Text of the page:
Get ready for some big Prime numbers!
The e-commerce world is gearing up for Amazon Prime Day, which is expected to have more deals than Black Friday. The special offers are only available to those Amazon customers who use the Prime service – but around 45% of all Amazon’s US customers already do. What’s more, Amazon is also inviting people who are tempted by the deals on offer to sign up for Prime on the day, so the numbers can only get bigger.
As Kathleen Brooks, research director at www.cityindex.co.uk, points out, this is both a sales and a marketing event.
“The goals of Prime Day are not just to rack up sales on the 15th July, but also to actively market the benefits of Amazon’s Prime service to those customers who have not used it yet,” said Brooks.
Migrating customers to Prime is clearly a winning proposition for Amazon.
“The profitability of Prime is staggering – on average Amazon Prime customers in the US spend $1,500 per year, compared with $600 for non-members,” continued Brooks. “This stat suggests that if people know that their post and packaging is already paid for, they will spend significantly more on goods and services available on Amazon.”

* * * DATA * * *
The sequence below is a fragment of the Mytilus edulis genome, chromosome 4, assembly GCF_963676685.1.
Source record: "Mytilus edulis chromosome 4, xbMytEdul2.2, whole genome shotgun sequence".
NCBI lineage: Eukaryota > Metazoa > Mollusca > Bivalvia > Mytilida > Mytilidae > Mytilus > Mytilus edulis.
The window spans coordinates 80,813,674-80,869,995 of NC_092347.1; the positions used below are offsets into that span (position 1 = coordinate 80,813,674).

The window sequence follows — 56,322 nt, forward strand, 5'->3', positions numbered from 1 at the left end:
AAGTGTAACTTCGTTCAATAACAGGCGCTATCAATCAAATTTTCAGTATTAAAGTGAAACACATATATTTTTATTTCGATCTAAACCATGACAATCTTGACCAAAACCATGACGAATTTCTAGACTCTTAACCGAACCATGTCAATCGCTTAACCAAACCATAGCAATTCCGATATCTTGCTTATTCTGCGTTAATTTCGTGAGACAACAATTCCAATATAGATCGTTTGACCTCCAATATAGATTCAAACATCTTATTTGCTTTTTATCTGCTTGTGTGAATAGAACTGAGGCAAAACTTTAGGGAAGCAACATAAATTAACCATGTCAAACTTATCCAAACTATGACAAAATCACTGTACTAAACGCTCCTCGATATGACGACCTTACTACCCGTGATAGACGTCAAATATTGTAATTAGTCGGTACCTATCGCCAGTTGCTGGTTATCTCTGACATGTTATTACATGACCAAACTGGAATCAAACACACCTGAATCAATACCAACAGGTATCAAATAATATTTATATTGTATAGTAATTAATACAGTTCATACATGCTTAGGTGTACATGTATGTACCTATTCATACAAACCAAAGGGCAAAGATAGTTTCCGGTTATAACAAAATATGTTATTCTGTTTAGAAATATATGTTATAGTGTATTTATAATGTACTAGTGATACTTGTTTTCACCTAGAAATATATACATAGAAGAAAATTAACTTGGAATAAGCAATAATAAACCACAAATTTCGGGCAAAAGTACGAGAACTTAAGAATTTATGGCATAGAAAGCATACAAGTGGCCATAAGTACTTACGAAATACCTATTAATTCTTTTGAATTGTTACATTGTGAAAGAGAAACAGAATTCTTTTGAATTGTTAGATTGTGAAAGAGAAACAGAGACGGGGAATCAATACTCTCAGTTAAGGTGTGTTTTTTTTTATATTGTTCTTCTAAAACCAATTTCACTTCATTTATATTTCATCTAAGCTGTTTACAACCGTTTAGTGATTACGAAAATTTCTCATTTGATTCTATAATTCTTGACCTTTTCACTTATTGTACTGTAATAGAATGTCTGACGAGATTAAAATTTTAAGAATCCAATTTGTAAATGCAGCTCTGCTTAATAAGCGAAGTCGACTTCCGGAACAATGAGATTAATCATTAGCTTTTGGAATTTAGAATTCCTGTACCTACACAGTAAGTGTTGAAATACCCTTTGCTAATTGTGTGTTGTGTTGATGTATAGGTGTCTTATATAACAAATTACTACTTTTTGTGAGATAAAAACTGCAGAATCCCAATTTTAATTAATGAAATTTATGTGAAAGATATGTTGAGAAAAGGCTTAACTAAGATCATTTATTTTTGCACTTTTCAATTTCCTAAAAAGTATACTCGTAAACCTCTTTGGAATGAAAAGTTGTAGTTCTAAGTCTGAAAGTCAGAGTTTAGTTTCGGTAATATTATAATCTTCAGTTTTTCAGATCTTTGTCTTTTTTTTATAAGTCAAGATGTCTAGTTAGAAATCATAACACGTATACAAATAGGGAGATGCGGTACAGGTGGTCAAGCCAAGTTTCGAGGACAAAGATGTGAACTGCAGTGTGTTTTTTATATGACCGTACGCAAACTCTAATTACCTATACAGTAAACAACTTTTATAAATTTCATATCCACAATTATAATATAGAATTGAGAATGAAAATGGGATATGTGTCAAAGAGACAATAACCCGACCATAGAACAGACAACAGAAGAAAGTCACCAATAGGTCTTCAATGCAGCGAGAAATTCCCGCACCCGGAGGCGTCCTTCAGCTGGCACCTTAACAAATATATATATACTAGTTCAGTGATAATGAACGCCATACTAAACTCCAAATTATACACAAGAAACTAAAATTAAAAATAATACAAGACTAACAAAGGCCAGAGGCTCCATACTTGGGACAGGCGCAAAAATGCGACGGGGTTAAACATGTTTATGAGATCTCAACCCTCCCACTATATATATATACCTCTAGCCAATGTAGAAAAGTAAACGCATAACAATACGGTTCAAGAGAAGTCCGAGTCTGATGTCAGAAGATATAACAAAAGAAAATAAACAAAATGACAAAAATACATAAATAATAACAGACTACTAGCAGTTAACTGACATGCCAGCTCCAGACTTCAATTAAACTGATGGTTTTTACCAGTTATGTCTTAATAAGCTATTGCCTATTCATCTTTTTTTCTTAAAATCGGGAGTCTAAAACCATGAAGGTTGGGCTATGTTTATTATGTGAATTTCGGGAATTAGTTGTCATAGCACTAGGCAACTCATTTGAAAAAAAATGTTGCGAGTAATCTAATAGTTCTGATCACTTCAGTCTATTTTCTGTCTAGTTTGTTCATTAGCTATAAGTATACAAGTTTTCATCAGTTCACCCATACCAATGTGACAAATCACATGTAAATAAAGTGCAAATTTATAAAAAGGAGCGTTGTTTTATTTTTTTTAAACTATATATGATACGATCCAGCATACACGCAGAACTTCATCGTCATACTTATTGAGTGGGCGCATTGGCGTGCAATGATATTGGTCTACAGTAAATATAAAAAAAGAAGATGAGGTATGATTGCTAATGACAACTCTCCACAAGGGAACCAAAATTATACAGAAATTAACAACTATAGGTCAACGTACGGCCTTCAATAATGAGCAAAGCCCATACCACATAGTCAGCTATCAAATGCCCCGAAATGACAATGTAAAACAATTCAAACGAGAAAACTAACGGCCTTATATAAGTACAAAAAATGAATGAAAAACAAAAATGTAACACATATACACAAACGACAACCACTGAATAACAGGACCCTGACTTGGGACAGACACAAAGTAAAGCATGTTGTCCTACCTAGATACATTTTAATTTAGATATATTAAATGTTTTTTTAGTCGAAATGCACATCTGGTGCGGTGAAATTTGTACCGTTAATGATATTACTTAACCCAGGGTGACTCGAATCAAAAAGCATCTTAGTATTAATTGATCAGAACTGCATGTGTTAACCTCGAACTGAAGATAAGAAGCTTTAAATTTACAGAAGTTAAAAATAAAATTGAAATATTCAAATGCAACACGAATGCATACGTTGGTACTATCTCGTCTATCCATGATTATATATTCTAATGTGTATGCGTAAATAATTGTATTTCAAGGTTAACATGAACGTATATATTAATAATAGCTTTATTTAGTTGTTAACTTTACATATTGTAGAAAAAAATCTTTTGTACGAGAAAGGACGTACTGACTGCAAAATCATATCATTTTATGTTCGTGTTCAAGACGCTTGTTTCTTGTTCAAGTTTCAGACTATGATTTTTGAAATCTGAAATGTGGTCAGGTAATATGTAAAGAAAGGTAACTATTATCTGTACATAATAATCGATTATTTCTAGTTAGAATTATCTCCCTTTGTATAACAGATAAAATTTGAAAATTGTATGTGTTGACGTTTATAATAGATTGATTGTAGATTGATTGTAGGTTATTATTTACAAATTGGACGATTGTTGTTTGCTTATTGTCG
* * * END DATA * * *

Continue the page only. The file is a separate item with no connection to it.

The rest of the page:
While most industry pundits agree that a tremendous amount of business will be done on the Amazon site tomorrow, it is difficult to say just how big those Prime numbers will be.
However, Brooks believes there is one pointer we can use.
“Although this is the first such event in Amazon’s history,” said Brooks, “we can try to predict its profitability by looking towards Alibaba’s Single’s Day, held in November each year, which sold nearly $10 bn of products in 2014. Although Singles Day in Alibaba is open to everyone and thus is not an apples-to-apples comparison to Prime Day, it highlights the power of marketing tools and discounts in online shopping wars.”
Tomorrow may be Amazon’s big day, but it will not be having everything its own way. The US retail giant Walmart will also be offering thousands of exclusive discounts for online purchases and it has claimed that its sale is all about “standing up for our customers and everyone else who sees no rhyme or reason for paying a premium to save” (which is probably a dig at the Prime membership fee).
Brooks said that while it would be interesting to see if Walmart does manage to eat into Amazon’s profits, it is likely that “if Prime Day is considered a success for Amazon then we could see it turned into an annual event”.